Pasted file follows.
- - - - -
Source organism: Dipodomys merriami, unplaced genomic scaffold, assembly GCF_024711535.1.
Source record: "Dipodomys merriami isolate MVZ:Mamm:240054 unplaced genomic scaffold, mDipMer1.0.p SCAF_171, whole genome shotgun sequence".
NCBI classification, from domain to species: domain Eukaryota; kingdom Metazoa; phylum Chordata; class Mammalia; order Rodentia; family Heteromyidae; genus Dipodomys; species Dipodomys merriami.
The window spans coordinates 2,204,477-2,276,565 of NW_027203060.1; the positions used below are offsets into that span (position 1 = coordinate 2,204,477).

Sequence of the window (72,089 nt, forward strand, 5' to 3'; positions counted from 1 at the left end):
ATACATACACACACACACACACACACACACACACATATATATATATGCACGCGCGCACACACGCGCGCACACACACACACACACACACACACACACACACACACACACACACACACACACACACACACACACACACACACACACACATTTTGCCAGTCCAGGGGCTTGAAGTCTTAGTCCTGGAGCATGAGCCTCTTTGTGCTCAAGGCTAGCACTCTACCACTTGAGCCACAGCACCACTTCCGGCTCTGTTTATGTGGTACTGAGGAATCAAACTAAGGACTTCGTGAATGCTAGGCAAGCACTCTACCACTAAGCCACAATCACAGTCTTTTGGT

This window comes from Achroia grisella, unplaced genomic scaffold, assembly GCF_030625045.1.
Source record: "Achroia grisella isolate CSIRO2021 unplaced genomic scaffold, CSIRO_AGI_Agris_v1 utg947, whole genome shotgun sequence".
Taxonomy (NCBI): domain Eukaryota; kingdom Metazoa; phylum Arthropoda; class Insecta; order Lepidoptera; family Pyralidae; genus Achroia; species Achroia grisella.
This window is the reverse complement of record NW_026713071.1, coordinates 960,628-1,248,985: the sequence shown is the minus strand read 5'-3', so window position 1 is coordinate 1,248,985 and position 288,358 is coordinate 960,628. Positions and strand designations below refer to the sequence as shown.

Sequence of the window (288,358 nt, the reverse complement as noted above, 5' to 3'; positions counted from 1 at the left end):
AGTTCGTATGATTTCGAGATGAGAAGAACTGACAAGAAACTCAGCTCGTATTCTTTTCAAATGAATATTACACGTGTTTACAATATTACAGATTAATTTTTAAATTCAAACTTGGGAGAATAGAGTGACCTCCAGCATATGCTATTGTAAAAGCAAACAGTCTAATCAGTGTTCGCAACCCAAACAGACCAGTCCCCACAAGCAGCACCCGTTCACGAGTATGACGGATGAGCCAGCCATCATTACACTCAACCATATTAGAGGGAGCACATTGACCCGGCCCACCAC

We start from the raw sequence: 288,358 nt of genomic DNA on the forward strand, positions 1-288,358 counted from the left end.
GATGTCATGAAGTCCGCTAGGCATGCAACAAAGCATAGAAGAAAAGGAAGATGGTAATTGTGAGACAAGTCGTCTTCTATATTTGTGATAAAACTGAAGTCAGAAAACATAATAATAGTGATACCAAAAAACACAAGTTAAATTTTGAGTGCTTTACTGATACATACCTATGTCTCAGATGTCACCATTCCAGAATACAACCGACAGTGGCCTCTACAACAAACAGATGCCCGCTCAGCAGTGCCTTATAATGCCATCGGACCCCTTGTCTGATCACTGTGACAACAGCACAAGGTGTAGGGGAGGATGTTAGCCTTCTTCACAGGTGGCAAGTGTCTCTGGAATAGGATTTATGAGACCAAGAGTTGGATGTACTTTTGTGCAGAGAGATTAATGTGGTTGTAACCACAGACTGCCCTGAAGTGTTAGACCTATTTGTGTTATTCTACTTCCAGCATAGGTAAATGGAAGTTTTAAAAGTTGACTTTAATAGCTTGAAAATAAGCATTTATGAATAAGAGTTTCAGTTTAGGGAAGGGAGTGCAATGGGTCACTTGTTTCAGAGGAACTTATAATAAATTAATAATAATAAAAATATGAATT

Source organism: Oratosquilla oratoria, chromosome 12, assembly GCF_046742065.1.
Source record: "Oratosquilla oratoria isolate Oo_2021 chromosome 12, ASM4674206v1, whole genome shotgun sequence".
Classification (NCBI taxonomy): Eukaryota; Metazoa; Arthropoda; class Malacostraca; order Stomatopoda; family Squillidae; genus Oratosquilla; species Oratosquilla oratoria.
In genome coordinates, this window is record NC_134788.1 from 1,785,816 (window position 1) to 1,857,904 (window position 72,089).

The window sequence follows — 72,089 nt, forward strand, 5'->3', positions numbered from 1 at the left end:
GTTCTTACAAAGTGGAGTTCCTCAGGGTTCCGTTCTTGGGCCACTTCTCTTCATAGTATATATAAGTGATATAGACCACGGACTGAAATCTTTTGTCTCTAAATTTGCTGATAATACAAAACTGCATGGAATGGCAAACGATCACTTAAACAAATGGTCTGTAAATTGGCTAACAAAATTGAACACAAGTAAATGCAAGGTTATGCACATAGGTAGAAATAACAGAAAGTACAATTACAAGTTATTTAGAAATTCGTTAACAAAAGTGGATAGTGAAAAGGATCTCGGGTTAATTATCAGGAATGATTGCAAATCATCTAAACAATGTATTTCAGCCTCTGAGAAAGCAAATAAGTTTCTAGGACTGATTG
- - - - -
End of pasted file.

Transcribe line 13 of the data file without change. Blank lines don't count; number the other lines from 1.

We start from the raw sequence: 288,358 nt of genomic DNA on the forward strand, positions 1-288,358 counted from the left end.